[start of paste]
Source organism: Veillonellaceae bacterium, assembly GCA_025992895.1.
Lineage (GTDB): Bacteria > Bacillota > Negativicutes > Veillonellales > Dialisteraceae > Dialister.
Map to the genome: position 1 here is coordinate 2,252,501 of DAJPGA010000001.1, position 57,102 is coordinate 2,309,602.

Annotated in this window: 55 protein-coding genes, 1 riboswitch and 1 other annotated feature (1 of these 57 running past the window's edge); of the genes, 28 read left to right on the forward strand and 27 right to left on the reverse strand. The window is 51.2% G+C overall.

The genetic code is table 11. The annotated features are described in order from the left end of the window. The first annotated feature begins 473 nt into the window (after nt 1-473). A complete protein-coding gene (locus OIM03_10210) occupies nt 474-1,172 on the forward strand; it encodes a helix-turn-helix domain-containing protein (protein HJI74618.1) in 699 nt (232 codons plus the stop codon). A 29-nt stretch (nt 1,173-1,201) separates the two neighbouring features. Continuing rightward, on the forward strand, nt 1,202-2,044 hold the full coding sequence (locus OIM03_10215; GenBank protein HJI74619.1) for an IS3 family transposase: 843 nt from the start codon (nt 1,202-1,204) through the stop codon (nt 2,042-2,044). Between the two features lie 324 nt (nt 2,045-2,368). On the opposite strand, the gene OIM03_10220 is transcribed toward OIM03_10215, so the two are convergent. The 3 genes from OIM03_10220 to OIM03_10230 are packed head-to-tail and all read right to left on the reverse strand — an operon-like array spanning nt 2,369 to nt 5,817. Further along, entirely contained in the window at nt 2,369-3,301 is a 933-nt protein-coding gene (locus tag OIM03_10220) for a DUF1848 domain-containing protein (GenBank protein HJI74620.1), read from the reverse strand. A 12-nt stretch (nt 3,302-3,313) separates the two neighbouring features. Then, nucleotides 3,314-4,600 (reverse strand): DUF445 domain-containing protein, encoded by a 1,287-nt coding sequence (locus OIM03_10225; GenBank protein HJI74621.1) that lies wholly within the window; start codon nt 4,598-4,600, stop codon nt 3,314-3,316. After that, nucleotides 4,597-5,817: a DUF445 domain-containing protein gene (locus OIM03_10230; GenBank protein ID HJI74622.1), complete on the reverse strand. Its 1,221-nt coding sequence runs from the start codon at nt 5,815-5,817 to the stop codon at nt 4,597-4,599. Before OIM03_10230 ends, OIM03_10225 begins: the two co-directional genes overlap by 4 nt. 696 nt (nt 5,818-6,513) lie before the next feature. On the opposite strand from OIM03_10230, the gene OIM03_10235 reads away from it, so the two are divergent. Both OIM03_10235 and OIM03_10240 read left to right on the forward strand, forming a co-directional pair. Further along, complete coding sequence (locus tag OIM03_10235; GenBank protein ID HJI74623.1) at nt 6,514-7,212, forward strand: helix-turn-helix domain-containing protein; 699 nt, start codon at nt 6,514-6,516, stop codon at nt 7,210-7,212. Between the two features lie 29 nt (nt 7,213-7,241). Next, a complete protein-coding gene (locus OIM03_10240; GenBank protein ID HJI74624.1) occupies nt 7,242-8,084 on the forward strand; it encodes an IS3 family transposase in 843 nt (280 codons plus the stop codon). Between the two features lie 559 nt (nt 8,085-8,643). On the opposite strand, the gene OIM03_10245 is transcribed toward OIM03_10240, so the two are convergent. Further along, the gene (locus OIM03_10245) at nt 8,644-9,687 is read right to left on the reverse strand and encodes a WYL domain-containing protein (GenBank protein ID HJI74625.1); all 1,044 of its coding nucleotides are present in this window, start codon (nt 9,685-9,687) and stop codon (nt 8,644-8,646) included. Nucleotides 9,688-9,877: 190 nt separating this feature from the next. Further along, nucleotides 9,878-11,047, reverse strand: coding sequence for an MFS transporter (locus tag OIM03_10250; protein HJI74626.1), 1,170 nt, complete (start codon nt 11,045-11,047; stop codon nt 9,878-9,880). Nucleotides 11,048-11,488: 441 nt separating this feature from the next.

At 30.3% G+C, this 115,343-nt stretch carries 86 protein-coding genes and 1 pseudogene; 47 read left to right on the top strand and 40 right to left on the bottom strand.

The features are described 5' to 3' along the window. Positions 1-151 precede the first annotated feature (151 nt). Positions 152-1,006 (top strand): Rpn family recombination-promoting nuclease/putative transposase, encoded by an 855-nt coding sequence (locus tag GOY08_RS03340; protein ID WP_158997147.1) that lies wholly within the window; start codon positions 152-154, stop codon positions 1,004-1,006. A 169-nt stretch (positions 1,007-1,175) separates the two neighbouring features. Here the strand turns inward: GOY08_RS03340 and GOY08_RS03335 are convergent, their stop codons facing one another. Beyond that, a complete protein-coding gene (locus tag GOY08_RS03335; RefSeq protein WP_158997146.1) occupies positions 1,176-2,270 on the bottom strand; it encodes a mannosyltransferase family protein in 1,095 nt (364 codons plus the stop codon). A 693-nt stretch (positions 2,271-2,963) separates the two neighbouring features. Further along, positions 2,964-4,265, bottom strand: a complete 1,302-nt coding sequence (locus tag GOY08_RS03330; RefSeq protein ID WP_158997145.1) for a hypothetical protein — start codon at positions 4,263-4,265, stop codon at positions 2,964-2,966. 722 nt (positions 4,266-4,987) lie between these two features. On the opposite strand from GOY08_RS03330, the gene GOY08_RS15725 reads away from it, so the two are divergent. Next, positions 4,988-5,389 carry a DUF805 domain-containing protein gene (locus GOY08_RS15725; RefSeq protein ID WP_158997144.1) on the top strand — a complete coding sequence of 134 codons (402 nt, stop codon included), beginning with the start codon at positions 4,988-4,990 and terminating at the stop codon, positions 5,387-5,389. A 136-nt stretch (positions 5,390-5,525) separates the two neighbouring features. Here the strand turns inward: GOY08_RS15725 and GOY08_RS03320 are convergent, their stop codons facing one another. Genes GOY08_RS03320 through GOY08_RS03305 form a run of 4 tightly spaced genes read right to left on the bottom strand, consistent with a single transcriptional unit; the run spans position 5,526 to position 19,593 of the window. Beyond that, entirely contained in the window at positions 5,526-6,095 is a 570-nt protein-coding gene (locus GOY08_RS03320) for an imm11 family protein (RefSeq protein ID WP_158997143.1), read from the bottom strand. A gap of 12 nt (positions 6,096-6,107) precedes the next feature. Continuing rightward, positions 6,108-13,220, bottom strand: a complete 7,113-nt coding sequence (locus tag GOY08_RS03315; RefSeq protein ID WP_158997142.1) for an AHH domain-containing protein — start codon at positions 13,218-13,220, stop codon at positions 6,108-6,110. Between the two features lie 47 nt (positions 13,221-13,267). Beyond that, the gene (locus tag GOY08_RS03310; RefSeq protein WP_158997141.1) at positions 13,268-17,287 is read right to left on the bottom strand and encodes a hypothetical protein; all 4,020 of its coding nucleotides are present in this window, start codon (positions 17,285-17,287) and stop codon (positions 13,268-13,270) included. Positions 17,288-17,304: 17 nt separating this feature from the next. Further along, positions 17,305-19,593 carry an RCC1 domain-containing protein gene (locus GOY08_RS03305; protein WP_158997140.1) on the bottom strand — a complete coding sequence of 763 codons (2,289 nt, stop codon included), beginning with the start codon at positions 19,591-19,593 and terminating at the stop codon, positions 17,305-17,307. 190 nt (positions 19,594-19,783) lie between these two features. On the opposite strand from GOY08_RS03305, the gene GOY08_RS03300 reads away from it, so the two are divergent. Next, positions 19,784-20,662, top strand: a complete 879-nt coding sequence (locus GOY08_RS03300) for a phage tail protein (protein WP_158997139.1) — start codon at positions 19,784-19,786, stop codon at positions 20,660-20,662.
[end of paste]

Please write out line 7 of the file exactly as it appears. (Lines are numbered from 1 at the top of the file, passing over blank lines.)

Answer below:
The features are described 5' to 3' along the window. Positions 1-151 precede the first annotated feature (151 nt). Positions 152-1,006 (top strand): Rpn family recombination-promoting nuclease/putative transposase, encoded by an 855-nt coding sequence (locus tag GOY08_RS03340; protein ID WP_158997147.1) that lies wholly within the window; start codon positions 152-154, stop codon positions 1,004-1,006. A 169-nt stretch (positions 1,007-1,175) separates the two neighbouring features. Here the strand turns inward: GOY08_RS03340 and GOY08_RS03335 are convergent, their stop codons facing one another. Beyond that, a complete protein-coding gene (locus tag GOY08_RS03335; RefSeq protein WP_158997146.1) occupies positions 1,176-2,270 on the bottom strand; it encodes a mannosyltransferase family protein in 1,095 nt (364 codons plus the stop codon). A 693-nt stretch (positions 2,271-2,963) separates the two neighbouring features. Further along, positions 2,964-4,265, bottom strand: a complete 1,302-nt coding sequence (locus tag GOY08_RS03330; RefSeq protein ID WP_158997145.1) for a hypothetical protein — start codon at positions 4,263-4,265, stop codon at positions 2,964-2,966. 722 nt (positions 4,266-4,987) lie between these two features. On the opposite strand from GOY08_RS03330, the gene GOY08_RS15725 reads away from it, so the two are divergent. Next, positions 4,988-5,389 carry a DUF805 domain-containing protein gene (locus GOY08_RS15725; RefSeq protein ID WP_158997144.1) on the top strand — a complete coding sequence of 134 codons (402 nt, stop codon included), beginning with the start codon at positions 4,988-4,990 and terminating at the stop codon, positions 5,387-5,389. A 136-nt stretch (positions 5,390-5,525) separates the two neighbouring features. Here the strand turns inward: GOY08_RS15725 and GOY08_RS03320 are convergent, their stop codons facing one another. Genes GOY08_RS03320 through GOY08_RS03305 form a run of 4 tightly spaced genes read right to left on the bottom strand, consistent with a single transcriptional unit; the run spans position 5,526 to position 19,593 of the window. Beyond that, entirely contained in the window at positions 5,526-6,095 is a 570-nt protein-coding gene (locus GOY08_RS03320) for an imm11 family protein (RefSeq protein ID WP_158997143.1), read from the bottom strand. A gap of 12 nt (positions 6,096-6,107) precedes the next feature. Continuing rightward, positions 6,108-13,220, bottom strand: a complete 7,113-nt coding sequence (locus tag GOY08_RS03315; RefSeq protein ID WP_158997142.1) for an AHH domain-containing protein — start codon at positions 13,218-13,220, stop codon at positions 6,108-6,110. Between the two features lie 47 nt (positions 13,221-13,267). Beyond that, the gene (locus tag GOY08_RS03310; RefSeq protein WP_158997141.1) at positions 13,268-17,287 is read right to left on the bottom strand and encodes a hypothetical protein; all 4,020 of its coding nucleotides are present in this window, start codon (positions 17,285-17,287) and stop codon (positions 13,268-13,270) included. Positions 17,288-17,304: 17 nt separating this feature from the next. Further along, positions 17,305-19,593 carry an RCC1 domain-containing protein gene (locus GOY08_RS03305; protein WP_158997140.1) on the bottom strand — a complete coding sequence of 763 codons (2,289 nt, stop codon included), beginning with the start codon at positions 19,591-19,593 and terminating at the stop codon, positions 17,305-17,307. 190 nt (positions 19,594-19,783) lie between these two features. On the opposite strand from GOY08_RS03305, the gene GOY08_RS03300 reads away from it, so the two are divergent. Next, positions 19,784-20,662, top strand: a complete 879-nt coding sequence (locus GOY08_RS03300) for a phage tail protein (protein WP_158997139.1) — start codon at positions 19,784-19,786, stop codon at positions 20,660-20,662.